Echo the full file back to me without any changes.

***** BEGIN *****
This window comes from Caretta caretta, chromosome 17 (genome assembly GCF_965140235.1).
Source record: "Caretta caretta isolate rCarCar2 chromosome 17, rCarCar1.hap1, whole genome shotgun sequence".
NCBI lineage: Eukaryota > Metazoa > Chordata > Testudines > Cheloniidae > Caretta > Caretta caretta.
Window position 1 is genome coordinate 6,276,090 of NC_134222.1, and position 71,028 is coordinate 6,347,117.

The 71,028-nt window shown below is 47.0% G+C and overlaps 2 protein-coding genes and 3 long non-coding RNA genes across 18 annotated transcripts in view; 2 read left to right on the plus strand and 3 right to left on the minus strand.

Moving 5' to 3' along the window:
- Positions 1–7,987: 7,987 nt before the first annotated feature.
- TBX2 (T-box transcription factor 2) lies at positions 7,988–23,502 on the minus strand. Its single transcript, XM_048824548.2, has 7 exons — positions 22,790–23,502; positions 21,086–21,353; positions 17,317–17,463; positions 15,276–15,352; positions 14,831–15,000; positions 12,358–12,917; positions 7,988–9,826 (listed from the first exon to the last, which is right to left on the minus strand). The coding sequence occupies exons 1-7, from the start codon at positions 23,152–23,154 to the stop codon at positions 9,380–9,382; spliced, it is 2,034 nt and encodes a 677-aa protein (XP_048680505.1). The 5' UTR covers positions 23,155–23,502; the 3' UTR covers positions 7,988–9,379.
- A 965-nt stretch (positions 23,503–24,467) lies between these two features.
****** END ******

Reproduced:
This window comes from Caretta caretta, chromosome 17 (genome assembly GCF_965140235.1).
Source record: "Caretta caretta isolate rCarCar2 chromosome 17, rCarCar1.hap1, whole genome shotgun sequence".
NCBI lineage: Eukaryota > Metazoa > Chordata > Testudines > Cheloniidae > Caretta > Caretta caretta.
Window position 1 is genome coordinate 6,276,090 of NC_134222.1, and position 71,028 is coordinate 6,347,117.

The 71,028-nt window shown below is 47.0% G+C and overlaps 2 protein-coding genes and 3 long non-coding RNA genes across 18 annotated transcripts in view; 2 read left to right on the plus strand and 3 right to left on the minus strand.

Moving 5' to 3' along the window:
- Positions 1–7,987: 7,987 nt before the first annotated feature.
- TBX2 (T-box transcription factor 2) lies at positions 7,988–23,502 on the minus strand. Its single transcript, XM_048824548.2, has 7 exons — positions 22,790–23,502; positions 21,086–21,353; positions 17,317–17,463; positions 15,276–15,352; positions 14,831–15,000; positions 12,358–12,917; positions 7,988–9,826 (listed from the first exon to the last, which is right to left on the minus strand). The coding sequence occupies exons 1-7, from the start codon at positions 23,152–23,154 to the stop codon at positions 9,380–9,382; spliced, it is 2,034 nt and encodes a 677-aa protein (XP_048680505.1). The 5' UTR covers positions 23,155–23,502; the 3' UTR covers positions 7,988–9,379.
- A 965-nt stretch (positions 23,503–24,467) lies between these two features.